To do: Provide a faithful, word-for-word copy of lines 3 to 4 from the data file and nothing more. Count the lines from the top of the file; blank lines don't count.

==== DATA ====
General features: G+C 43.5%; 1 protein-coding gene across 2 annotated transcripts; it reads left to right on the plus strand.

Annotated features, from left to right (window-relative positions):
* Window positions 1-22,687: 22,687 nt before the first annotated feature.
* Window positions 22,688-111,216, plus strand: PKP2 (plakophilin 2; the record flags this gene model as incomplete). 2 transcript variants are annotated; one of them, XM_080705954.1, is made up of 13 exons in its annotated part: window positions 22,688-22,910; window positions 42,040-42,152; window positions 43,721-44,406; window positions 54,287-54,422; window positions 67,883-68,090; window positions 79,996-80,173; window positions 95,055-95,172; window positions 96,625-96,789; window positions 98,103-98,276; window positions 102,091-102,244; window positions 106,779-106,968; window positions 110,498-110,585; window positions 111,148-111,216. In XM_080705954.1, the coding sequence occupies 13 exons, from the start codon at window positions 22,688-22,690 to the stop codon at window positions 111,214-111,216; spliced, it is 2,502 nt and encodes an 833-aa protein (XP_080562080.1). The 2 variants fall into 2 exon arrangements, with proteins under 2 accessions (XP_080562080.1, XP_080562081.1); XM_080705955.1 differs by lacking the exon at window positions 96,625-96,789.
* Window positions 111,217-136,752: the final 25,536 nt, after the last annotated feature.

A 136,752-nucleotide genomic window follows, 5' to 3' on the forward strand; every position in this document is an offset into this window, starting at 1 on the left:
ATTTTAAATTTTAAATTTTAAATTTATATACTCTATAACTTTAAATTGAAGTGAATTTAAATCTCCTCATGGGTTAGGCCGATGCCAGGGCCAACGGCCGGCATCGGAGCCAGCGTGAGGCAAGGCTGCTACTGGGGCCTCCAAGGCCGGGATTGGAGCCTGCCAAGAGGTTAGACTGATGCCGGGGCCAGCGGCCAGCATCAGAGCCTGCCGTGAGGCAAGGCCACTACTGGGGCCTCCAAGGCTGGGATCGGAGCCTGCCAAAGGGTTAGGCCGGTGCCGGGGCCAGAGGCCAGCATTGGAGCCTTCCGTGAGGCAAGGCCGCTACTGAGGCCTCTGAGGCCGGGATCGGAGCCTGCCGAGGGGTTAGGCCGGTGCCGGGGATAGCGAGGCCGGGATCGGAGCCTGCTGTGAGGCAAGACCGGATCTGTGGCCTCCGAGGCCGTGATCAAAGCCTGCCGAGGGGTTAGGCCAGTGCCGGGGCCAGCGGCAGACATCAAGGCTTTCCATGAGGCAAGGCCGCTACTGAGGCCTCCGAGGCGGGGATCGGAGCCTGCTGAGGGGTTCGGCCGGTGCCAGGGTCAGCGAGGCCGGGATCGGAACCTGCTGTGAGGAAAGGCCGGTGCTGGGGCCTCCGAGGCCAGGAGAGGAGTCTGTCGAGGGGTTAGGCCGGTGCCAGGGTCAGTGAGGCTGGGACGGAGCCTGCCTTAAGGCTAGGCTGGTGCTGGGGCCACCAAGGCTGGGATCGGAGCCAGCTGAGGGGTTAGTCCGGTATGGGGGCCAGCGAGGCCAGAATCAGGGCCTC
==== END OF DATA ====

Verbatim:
* Window positions 1-22,687: 22,687 nt before the first annotated feature.
* Window positions 22,688-111,216, plus strand: PKP2 (plakophilin 2; the record flags this gene model as incomplete). 2 transcript variants are annotated; one of them, XM_080705954.1, is made up of 13 exons in its annotated part: window positions 22,688-22,910; window positions 42,040-42,152; window positions 43,721-44,406; window positions 54,287-54,422; window positions 67,883-68,090; window positions 79,996-80,173; window positions 95,055-95,172; window positions 96,625-96,789; window positions 98,103-98,276; window positions 102,091-102,244; window positions 106,779-106,968; window positions 110,498-110,585; window positions 111,148-111,216. In XM_080705954.1, the coding sequence occupies 13 exons, from the start codon at window positions 22,688-22,690 to the stop codon at window positions 111,214-111,216; spliced, it is 2,502 nt and encodes an 833-aa protein (XP_080562080.1). The 2 variants fall into 2 exon arrangements, with proteins under 2 accessions (XP_080562080.1, XP_080562081.1); XM_080705955.1 differs by lacking the exon at window positions 96,625-96,789.